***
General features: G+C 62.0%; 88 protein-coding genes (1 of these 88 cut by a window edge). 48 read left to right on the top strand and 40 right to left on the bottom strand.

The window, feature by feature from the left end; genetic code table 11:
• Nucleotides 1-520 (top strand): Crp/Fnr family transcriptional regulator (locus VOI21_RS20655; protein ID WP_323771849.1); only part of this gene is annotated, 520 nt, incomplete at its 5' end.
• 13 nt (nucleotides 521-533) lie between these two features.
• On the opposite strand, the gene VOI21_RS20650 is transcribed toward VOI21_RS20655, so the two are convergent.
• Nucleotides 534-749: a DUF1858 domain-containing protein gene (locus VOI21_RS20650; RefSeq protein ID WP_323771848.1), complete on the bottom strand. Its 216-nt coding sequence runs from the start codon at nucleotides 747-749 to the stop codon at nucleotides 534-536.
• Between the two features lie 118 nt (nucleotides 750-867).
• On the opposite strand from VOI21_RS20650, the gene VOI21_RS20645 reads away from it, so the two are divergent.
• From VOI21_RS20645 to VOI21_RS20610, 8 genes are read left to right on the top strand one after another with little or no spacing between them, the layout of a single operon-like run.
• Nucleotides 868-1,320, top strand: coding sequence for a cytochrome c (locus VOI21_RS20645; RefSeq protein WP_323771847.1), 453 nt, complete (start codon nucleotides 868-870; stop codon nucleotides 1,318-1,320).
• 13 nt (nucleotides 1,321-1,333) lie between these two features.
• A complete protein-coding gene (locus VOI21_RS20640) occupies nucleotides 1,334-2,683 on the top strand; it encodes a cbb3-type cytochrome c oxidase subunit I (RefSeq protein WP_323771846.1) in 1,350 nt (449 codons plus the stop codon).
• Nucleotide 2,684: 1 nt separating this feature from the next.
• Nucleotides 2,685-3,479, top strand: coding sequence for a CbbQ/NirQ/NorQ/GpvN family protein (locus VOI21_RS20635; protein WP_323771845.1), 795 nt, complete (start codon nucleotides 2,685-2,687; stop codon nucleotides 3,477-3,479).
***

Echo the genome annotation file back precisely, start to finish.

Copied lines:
General features: G+C 62.0%; 88 protein-coding genes (1 of these 88 cut by a window edge). 48 read left to right on the top strand and 40 right to left on the bottom strand.

The window, feature by feature from the left end; genetic code table 11:
• Nucleotides 1-520 (top strand): Crp/Fnr family transcriptional regulator (locus VOI21_RS20655; protein ID WP_323771849.1); only part of this gene is annotated, 520 nt, incomplete at its 5' end.
• 13 nt (nucleotides 521-533) lie between these two features.
• On the opposite strand, the gene VOI21_RS20650 is transcribed toward VOI21_RS20655, so the two are convergent.
• Nucleotides 534-749: a DUF1858 domain-containing protein gene (locus VOI21_RS20650; RefSeq protein ID WP_323771848.1), complete on the bottom strand. Its 216-nt coding sequence runs from the start codon at nucleotides 747-749 to the stop codon at nucleotides 534-536.
• Between the two features lie 118 nt (nucleotides 750-867).
• On the opposite strand from VOI21_RS20650, the gene VOI21_RS20645 reads away from it, so the two are divergent.
• From VOI21_RS20645 to VOI21_RS20610, 8 genes are read left to right on the top strand one after another with little or no spacing between them, the layout of a single operon-like run.
• Nucleotides 868-1,320, top strand: coding sequence for a cytochrome c (locus VOI21_RS20645; RefSeq protein WP_323771847.1), 453 nt, complete (start codon nucleotides 868-870; stop codon nucleotides 1,318-1,320).
• 13 nt (nucleotides 1,321-1,333) lie between these two features.
• A complete protein-coding gene (locus VOI21_RS20640) occupies nucleotides 1,334-2,683 on the top strand; it encodes a cbb3-type cytochrome c oxidase subunit I (RefSeq protein WP_323771846.1) in 1,350 nt (449 codons plus the stop codon).
• Nucleotide 2,684: 1 nt separating this feature from the next.
• Nucleotides 2,685-3,479, top strand: coding sequence for a CbbQ/NirQ/NorQ/GpvN family protein (locus VOI21_RS20635; protein WP_323771845.1), 795 nt, complete (start codon nucleotides 2,685-2,687; stop codon nucleotides 3,477-3,479).